I suspect that the 342-page book was written with early teens in mind. I also suspect that the entertainment improves considerably in later volumes in the Valdemar Saga, when Darian becomes more competent; and perhaps in a prelude, with more details about Justyn's past. Dang it, didn't I determine before that I need to do more research for when it's better to start in the middle of a series?
Next up is John Scalzi's Redshirts
. Good thing I finished watching "Star Trek: The Original Series."
|Monday, April 6th, 2015|
| Not for the first time,
I disagree with an assessment in Entertainment Weekly
-- and not on a matter of personal preference, or I wouldn't bother posting about it. I would quote the article directly, but I can't seem to find it online and didn't hold onto the hardcopy.( Comic book movies and TV showsCollapse )
We'll see whether "Daredevil" lives up to the hype of maturity. But I guarantee it'll still be regarded as nerdier than a summer blockbuster.
Remember when I went to Piratz Tavern
? Well, it had a going-out-of-business event on Saturday. Reportedly way too many people came. Ever heard of a long line out the door of a bar?
It's strange: I never cared to visit the place again, yet I feel sad to see it go. Is that because I have a co-worker who loved it? More likely, I appreciated it adding color to the business district. Or at least black and white in the form of Jolly Rogers flapping in the breeze. I can still see them from my office window at the moment, but it won't be long.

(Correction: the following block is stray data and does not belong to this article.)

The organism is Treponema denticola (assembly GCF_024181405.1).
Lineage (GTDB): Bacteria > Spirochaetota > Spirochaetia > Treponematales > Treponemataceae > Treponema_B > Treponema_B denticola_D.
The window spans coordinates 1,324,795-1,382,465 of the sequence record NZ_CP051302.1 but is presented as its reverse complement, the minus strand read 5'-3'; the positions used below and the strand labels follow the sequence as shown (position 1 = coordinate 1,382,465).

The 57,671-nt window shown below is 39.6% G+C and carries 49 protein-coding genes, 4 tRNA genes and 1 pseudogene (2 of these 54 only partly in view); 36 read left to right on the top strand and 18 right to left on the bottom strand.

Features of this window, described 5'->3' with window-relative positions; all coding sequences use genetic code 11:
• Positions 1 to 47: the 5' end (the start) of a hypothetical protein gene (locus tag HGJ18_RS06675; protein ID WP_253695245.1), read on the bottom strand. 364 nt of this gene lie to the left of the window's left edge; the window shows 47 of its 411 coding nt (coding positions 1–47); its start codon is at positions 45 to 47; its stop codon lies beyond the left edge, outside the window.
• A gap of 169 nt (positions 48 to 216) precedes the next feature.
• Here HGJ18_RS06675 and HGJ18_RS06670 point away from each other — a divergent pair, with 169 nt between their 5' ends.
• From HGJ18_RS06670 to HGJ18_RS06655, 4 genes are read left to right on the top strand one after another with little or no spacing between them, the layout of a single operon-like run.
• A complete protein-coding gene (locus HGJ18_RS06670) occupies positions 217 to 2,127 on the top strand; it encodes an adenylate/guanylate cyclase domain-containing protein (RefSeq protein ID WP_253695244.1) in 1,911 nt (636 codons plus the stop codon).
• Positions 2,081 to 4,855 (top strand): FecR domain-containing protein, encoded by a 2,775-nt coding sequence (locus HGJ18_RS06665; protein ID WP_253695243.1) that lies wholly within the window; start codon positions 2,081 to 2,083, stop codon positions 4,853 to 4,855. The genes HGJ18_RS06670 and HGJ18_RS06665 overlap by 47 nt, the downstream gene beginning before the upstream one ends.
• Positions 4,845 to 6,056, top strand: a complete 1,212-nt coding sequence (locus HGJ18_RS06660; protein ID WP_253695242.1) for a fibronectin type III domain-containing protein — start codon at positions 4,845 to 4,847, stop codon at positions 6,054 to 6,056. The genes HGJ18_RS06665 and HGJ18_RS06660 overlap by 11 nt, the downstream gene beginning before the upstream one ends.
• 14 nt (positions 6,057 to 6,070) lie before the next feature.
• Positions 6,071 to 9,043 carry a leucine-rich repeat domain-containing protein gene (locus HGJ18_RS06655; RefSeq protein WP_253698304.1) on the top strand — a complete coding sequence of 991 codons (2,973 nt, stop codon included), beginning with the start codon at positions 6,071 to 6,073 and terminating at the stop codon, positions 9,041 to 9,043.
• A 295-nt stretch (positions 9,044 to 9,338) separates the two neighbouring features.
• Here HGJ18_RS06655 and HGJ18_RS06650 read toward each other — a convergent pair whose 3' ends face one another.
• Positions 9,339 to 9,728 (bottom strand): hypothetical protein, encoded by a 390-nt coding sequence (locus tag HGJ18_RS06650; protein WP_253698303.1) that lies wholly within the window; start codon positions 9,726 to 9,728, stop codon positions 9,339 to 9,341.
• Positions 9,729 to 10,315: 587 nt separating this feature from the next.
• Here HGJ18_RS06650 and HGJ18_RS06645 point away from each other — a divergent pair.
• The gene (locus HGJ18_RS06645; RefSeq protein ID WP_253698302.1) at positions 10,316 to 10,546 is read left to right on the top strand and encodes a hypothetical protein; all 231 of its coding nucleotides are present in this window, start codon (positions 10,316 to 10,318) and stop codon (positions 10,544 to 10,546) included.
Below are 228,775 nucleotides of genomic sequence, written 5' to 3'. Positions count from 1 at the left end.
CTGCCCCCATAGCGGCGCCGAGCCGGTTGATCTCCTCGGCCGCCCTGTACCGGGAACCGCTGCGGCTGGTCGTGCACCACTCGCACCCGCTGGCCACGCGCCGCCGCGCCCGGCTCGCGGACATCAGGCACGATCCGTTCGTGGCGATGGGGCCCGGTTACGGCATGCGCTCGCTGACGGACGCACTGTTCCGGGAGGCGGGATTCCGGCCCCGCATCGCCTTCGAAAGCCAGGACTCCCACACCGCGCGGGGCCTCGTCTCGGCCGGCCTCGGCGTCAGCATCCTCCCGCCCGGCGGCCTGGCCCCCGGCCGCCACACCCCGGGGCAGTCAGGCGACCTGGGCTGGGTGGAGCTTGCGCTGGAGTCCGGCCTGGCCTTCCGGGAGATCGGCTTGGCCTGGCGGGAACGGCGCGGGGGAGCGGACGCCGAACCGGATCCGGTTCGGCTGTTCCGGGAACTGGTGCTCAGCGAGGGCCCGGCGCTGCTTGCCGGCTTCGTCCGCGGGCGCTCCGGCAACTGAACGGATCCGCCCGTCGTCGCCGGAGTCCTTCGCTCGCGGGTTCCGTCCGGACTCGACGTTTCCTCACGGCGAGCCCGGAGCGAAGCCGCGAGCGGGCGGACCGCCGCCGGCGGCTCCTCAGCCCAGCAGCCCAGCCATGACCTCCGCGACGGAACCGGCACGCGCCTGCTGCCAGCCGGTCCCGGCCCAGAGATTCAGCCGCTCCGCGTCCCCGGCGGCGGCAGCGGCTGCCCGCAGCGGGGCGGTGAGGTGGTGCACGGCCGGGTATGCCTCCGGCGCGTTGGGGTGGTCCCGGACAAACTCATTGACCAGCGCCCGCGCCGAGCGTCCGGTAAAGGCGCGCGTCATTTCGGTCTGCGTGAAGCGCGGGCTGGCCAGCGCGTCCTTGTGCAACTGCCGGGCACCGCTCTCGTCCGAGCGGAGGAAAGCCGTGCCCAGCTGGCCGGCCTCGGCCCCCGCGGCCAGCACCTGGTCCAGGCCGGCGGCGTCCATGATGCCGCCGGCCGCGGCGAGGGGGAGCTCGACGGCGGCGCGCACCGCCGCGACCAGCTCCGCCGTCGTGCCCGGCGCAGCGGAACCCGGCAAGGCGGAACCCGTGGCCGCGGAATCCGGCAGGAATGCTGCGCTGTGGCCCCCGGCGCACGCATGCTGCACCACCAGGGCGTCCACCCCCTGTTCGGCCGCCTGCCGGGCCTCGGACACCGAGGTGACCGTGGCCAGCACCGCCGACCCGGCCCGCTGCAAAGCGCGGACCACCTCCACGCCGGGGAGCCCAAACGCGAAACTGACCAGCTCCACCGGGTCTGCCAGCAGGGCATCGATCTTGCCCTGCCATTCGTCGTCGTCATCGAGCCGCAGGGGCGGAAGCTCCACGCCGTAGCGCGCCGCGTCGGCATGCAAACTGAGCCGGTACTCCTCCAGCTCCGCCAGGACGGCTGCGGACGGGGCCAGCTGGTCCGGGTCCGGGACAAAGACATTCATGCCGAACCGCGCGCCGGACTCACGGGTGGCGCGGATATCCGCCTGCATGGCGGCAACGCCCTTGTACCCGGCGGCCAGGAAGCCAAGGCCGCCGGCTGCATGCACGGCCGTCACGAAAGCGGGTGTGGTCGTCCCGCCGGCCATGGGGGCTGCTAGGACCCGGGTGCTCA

Seems like we ought to give it a stylized funeral of sorts. I just don't know how.
|Friday, March 27th, 2015|
|Book Review: Sailing to Byzantium
My prior experience with Robert Silverberg was limited to Science Fiction 101
, a collection of 13 short stories by other writers. While I didn't always agree with his taste, the stories were generally fun, and his introduction and follow-up commentary enhanced them a little. I may yet make use of his lessons.
Now that I've read his five novellas in this collection, I'm undecided on whether Silverberg does better at writing stories or writing about
them. He's no John Ringo, thankfully. I suspect that the main problem is the medium: From the few novellas I know, they're less like abridged novels and more like stretched short stories. They keep to simple themes, and their endings are unsurprising if not predictable well in advance.
Still, it wasn't just stubbornness that got me to the end. I can see why three of the novellas either won or were nominated for esteemed awards. The other two have less obvious merits; one had gone out of print, but Silverberg thought it deserved more popularity. More on that later.( In order of presentationCollapse )
Next up is Owlflight
by Mercedes Lackey and Larry Dixon. I can't tell that it'll feel original, but it's high time I returned to pure fantasy. At least I dig owls.
|Friday, February 27th, 2015|
|Book Review: Emerald Sea
I don’t recall which online acquaintance got me interested in John Ringo’s Council Wars series or how. I would’ve liked to start at the beginning with There Will Be Dragons
, but my family must have found the second volume easier to acquire as a timely present. Many references therein to past events sound pretty interesting. Alas, I don’t expect to read any more of the series, or even another Ringo novel, unless I get assurance that it’s very different.( PulpathonCollapse )
I decided to pick up Robert Silverberg’s Sailing to Byzantium
next. It’s a collection of sci-fi novellas, of which I’d read the titular first many years ago. This should be easier to put down if not so hot.
|Wednesday, January 28th, 2015|
Years ago, I noted on LJ that 1984, 1994, and 2004 were all great years for movies. (I don't know 1974 well enough to judge.) In response, ceruleanst
theorized that the turn of a decade inspires more creativity and the results take about four years between the start of writing and the screen debut. I don't know how accurate that is, but it seems worth following up.
So far, I've seen only a handful of 2014 features. It'll be a while before I've seen enough to judge the year as a whole. But what do you think of it?
|Monday, January 19th, 2015|
|Book Review: The Tower, the Zoo, and the Tortoise